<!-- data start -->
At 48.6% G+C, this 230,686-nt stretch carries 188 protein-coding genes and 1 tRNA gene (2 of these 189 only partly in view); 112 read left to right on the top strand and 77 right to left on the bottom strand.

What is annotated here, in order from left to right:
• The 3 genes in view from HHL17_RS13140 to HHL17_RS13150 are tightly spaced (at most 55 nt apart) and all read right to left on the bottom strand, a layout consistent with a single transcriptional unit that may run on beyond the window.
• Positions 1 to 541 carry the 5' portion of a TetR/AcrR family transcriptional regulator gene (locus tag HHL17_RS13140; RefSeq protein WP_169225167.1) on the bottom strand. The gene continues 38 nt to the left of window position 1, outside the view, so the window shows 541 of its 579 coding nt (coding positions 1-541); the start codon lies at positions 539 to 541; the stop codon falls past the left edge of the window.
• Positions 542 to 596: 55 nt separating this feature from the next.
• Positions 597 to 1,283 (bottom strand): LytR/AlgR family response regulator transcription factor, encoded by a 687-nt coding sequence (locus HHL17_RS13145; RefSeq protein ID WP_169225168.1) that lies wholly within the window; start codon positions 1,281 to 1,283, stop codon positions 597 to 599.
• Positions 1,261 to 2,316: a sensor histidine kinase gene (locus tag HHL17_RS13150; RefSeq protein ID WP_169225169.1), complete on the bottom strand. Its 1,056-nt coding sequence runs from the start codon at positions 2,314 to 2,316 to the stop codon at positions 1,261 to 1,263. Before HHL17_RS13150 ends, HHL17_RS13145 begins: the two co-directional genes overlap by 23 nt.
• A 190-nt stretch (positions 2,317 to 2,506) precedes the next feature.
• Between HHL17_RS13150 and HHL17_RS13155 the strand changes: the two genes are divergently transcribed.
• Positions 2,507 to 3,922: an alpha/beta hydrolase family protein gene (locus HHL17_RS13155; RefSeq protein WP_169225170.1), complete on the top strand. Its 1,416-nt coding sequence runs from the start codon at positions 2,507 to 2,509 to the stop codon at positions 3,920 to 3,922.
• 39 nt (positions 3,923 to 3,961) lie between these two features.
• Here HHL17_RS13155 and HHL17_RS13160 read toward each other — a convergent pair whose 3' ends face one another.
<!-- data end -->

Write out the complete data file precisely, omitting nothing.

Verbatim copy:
At 48.6% G+C, this 230,686-nt stretch carries 188 protein-coding genes and 1 tRNA gene (2 of these 189 only partly in view); 112 read left to right on the top strand and 77 right to left on the bottom strand.

What is annotated here, in order from left to right:
• The 3 genes in view from HHL17_RS13140 to HHL17_RS13150 are tightly spaced (at most 55 nt apart) and all read right to left on the bottom strand, a layout consistent with a single transcriptional unit that may run on beyond the window.
• Positions 1 to 541 carry the 5' portion of a TetR/AcrR family transcriptional regulator gene (locus tag HHL17_RS13140; RefSeq protein WP_169225167.1) on the bottom strand. The gene continues 38 nt to the left of window position 1, outside the view, so the window shows 541 of its 579 coding nt (coding positions 1-541); the start codon lies at positions 539 to 541; the stop codon falls past the left edge of the window.
• Positions 542 to 596: 55 nt separating this feature from the next.
• Positions 597 to 1,283 (bottom strand): LytR/AlgR family response regulator transcription factor, encoded by a 687-nt coding sequence (locus HHL17_RS13145; RefSeq protein ID WP_169225168.1) that lies wholly within the window; start codon positions 1,281 to 1,283, stop codon positions 597 to 599.
• Positions 1,261 to 2,316: a sensor histidine kinase gene (locus tag HHL17_RS13150; RefSeq protein ID WP_169225169.1), complete on the bottom strand. Its 1,056-nt coding sequence runs from the start codon at positions 2,314 to 2,316 to the stop codon at positions 1,261 to 1,263. Before HHL17_RS13150 ends, HHL17_RS13145 begins: the two co-directional genes overlap by 23 nt.
• A 190-nt stretch (positions 2,317 to 2,506) precedes the next feature.
• Between HHL17_RS13150 and HHL17_RS13155 the strand changes: the two genes are divergently transcribed.
• Positions 2,507 to 3,922: an alpha/beta hydrolase family protein gene (locus HHL17_RS13155; RefSeq protein WP_169225170.1), complete on the top strand. Its 1,416-nt coding sequence runs from the start codon at positions 2,507 to 2,509 to the stop codon at positions 3,920 to 3,922.
• 39 nt (positions 3,923 to 3,961) lie between these two features.
• Here HHL17_RS13155 and HHL17_RS13160 read toward each other — a convergent pair whose 3' ends face one another.